If discarnate man has a very weak awareness of private identity and has been relieved of all commitments to law and morals, he has also moved steadily toward involvement in the occult, on one hand, and loyalty to the superstate as a substitute for the supernatural on the other hand. For discarnate man the only political regime that is reasonable or in touch with him is totalitarian - the state becomes religion. When loyalty to Natural Law declines, the supernatural remains as an anchorage for discarnate man; and the supernatural can even take the form of the sort of megamachines of the state that Mumford talks about as existing in Mesopotamia and Egypt some 5,000 years ago. The megamachines of North America, for example, can take the form of the fifty-three billion dollar ad industry for manipulating our corporate psyches, or they can be the equally vast security systems constituted by what Peter Drucker calls our "pension fund socialism":

Through their pension funds, employees of American business today own at least 25 percent of its equity capital, which is more than enough for control. The pension funds of the self-employed, of the public employees, and of school and college teachers own at least another 10 percent, giving the workers of America ownership of more than one-third of the equity capital of American business.(4)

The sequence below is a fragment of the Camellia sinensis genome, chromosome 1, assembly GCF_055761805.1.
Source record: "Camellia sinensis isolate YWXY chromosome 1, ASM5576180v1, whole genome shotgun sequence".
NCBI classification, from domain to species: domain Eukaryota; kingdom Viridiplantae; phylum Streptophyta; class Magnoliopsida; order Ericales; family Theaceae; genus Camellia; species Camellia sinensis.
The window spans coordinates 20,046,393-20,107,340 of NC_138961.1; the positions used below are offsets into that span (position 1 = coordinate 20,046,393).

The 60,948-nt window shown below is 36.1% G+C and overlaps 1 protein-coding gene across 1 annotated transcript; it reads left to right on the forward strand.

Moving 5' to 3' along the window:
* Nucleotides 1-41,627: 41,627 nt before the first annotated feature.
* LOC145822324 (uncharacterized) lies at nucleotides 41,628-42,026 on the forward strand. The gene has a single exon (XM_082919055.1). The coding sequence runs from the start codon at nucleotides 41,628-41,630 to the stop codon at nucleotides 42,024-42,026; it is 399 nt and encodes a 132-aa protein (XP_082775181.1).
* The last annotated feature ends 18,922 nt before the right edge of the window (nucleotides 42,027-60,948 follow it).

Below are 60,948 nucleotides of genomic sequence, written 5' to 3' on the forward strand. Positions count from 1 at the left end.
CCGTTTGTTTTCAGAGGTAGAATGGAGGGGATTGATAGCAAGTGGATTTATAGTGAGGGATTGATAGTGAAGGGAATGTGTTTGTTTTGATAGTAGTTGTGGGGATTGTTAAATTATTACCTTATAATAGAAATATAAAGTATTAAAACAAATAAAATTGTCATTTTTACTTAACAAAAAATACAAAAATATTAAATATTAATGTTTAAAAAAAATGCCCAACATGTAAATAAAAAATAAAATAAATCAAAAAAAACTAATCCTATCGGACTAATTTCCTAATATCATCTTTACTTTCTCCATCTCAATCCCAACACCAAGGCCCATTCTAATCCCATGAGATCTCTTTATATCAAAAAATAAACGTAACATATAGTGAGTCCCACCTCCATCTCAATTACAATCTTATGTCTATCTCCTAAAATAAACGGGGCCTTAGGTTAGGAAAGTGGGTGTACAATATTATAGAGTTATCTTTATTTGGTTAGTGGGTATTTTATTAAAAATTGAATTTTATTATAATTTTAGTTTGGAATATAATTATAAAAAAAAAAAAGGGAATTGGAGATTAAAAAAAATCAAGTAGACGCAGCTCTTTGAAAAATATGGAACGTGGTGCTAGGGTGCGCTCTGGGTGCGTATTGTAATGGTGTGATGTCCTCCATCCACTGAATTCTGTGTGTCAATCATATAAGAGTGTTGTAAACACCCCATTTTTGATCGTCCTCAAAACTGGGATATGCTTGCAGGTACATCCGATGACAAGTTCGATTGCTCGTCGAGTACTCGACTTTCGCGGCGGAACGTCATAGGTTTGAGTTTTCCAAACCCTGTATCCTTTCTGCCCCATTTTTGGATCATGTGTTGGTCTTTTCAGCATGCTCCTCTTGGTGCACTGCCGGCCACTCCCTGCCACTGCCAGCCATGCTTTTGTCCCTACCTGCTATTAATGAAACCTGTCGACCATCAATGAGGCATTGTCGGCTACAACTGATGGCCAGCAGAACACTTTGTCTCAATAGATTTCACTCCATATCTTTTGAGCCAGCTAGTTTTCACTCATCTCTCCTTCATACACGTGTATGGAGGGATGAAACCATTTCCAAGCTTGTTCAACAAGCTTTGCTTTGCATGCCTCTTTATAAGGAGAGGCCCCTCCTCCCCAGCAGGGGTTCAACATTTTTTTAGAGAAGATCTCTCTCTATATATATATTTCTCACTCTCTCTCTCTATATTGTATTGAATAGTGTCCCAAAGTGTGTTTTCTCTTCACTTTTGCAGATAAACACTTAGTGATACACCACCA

Meantime, our own megamachine for daily living presents us with the world as "a sum of lifeless artifacts", as Erich Fromm explains:

The world becomes a sum of lifeless artifacts; from synthetic food to synthetic organs, the whole man becomes part of the total machinery that he controls and is simultaneously controlled by. He has no plan, no goal for life, except doing what the logic of technique determines him to do. He aspires to make robots as one of the greatest achievements of his technical mind, and some specialists assure us that the robot will hardly be distinguished from living men. This achievement will not seem so astonishing when man himself is hardly distinguishable from a robot.(5)

When the viewer himself becomes a kind of discarnate information pattern, the saturation of that pattern of an electric environment of similar patterns gives us the world of the contemporary TV user. This is a parallel to the computer - the only technology that lives on, and produces, the same material.
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(1)-Tony Schwarz,"The Responsive Chord"[New York:Anchor Press1973],14
(2)-Frank Mankiewicz and Joel Swerlow,"RemoteControl: Television and the Manipulation of American Life" [New York, Quadrangle/the New York Times Book company, 1978, from unrevised galley proofs.
(3)-Jerry Rubin "Do it",as quoted in Malcolm Muggeridge,"Christ and the Media:London Lectures in Contemporary Christianity"[Toronto:Ecclesia Books,Hodder &Stoughton,1977) 67
(4)-Peter Drucker,"The Unseen Revolution"(New York, Harper & Row,1976, 1
(5)-Erich Fromm, "The Anatomy of Human Destructiveness"[Greenwich:Fawcett 1975] 389